Powell is best when he sticks to the script
Powell didn’t fall into that trap Friday in Jackson Hole, and he can thank the scripted format. Given this pre-planning, Powell was able to effectively and unambiguously combat nearly all of the accommodating narratives that have circulated in recent months.
• He said July’s encouraging inflation reading, while welcome, “is well below what the committee will need to see before we are confident that inflation is coming down.”
• It corrected the record indicating whether the fed funds rate had reached a level consistent with “neutral”. (An off-the-cuff comment about the “neutral” rate in July had led markets to think he might stop raising rates soon, but he clarified that he was referring to the long-term neutral rate which is appropriate when the growth is balanced and inflation is around 2%.) “In the current circumstances, with inflation well above 2% and an extremely tight labor market, longer-term neutrality estimates are no place to pause. or shutdown,” Powell said Friday.
• Finally, he made it clear that the Fed has no plans to reverse course and cut rates anytime soon, noting that “restoring price stability will likely require maintaining tight policy for some time.” time”. He added: “The historical record strongly cautions against premature policy easing.”
Frankly, nothing Powell said was entirely new, but the packaging was better. Powell has long said he needs to see a “series” of reports on improving inflation before changing his tune. And anyone who had bothered to dig into the Fed’s summary of economic projections could have dispelled potential misunderstandings regarding its earlier remarks about “neutrality” and the committee’s commitment to keeping rates higher for longer. But this speech was almost impossible to misinterpret from the start.
Needless to say, carefully tailored market messages are critically important for a Fed Chairman facing the worst inflation in 40 years. The Fed can only control short rates, and it depends on the markets to transmit its policies more broadly through higher borrowing costs and lower asset prices. It is these mechanisms that balance demand with supply, in part by making credit more expensive and, more grossly, by making people feel a little less wealthy. If the markets don’t play along, it makes the Fed’s job harder. Fed policies worked in some parts of the market – mortgage rates quickly cooled the housing market – but corporate bond spreads and stocks were somewhat defiant.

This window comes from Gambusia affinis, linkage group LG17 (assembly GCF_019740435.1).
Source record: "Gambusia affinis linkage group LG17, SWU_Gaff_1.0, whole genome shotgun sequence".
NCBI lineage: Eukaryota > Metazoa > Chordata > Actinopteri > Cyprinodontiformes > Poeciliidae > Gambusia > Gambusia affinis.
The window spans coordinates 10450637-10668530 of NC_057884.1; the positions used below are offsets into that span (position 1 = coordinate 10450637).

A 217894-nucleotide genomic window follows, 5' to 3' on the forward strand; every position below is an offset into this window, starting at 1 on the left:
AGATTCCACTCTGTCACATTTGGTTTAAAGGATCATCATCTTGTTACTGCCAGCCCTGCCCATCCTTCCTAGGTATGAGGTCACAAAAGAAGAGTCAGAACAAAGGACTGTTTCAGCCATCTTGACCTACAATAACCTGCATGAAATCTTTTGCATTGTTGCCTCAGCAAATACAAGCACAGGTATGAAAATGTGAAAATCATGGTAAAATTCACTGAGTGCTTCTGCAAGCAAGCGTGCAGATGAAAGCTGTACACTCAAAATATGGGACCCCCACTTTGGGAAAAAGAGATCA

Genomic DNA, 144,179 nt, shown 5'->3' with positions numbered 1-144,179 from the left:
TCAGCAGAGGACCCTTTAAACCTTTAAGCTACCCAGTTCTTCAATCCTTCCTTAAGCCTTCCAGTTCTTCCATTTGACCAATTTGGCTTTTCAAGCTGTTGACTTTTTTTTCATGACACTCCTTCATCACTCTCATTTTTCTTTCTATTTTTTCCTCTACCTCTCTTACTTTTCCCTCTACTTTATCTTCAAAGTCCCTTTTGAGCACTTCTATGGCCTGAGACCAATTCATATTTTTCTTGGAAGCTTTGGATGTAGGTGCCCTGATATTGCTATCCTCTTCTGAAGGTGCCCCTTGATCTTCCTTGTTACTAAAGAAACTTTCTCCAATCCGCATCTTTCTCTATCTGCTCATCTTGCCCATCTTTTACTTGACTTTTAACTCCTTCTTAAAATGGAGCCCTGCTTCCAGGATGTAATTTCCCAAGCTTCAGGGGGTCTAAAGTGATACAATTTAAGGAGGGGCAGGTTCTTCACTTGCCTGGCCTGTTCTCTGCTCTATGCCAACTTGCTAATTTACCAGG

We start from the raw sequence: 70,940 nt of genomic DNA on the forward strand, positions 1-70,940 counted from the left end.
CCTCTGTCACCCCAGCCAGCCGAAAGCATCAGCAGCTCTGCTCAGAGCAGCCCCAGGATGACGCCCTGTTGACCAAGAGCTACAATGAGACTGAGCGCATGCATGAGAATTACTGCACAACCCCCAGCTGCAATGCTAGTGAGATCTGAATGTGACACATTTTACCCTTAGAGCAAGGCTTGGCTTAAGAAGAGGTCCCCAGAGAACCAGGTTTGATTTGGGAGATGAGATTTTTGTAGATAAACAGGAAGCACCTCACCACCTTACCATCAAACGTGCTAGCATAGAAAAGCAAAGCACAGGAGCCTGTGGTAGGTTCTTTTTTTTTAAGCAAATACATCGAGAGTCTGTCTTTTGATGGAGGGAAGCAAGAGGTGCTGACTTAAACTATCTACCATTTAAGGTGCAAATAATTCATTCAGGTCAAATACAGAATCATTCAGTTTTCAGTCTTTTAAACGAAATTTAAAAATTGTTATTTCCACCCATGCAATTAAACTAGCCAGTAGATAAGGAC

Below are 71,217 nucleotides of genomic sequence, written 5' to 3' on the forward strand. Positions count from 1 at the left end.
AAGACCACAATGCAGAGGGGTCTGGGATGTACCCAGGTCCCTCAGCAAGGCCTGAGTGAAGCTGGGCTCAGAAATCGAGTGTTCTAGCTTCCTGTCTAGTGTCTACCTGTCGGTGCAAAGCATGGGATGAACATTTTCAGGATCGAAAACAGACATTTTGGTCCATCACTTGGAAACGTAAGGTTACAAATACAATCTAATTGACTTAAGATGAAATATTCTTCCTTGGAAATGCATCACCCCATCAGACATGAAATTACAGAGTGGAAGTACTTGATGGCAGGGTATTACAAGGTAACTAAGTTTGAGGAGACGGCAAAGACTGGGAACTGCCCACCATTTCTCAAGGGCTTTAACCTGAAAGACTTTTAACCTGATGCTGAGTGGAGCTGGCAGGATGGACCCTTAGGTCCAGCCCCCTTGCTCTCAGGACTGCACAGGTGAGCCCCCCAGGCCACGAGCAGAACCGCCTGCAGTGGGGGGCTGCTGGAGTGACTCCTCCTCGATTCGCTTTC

Powell obviously performs better in this format. The message he’s been trying to convey for months has finally been delivered clearly and consistently, and now fellow Federal Open Market Committee voters won’t need to rush to clarify the president’s intentions as they have. done after the recent press conferences. Powell should use Friday as a model going forward. But, of course, he will also have to appear before the press at next month’s post-meeting conference (as he should; transparency is a public good). Hopefully he finds time for some media training in the meantime.
More other writers at Bloomberg Opinion:
• Jerome Powell fights inflation — and wins: Karl Smith
• This economy is proving too difficult for economists: Jared Dillian
• The winners of inflation must help the losers: Thomas Black
This column does not necessarily reflect the opinion of the Editorial Board or of Bloomberg LP and its owners.
Jonathan Levin has worked as a Bloomberg reporter in Latin America and the United States, covering finance, markets, and mergers and acquisitions. Most recently, he served as the company’s Miami office manager. He holds the CFA charter.
More stories like this are available at bloomberg.com/opinion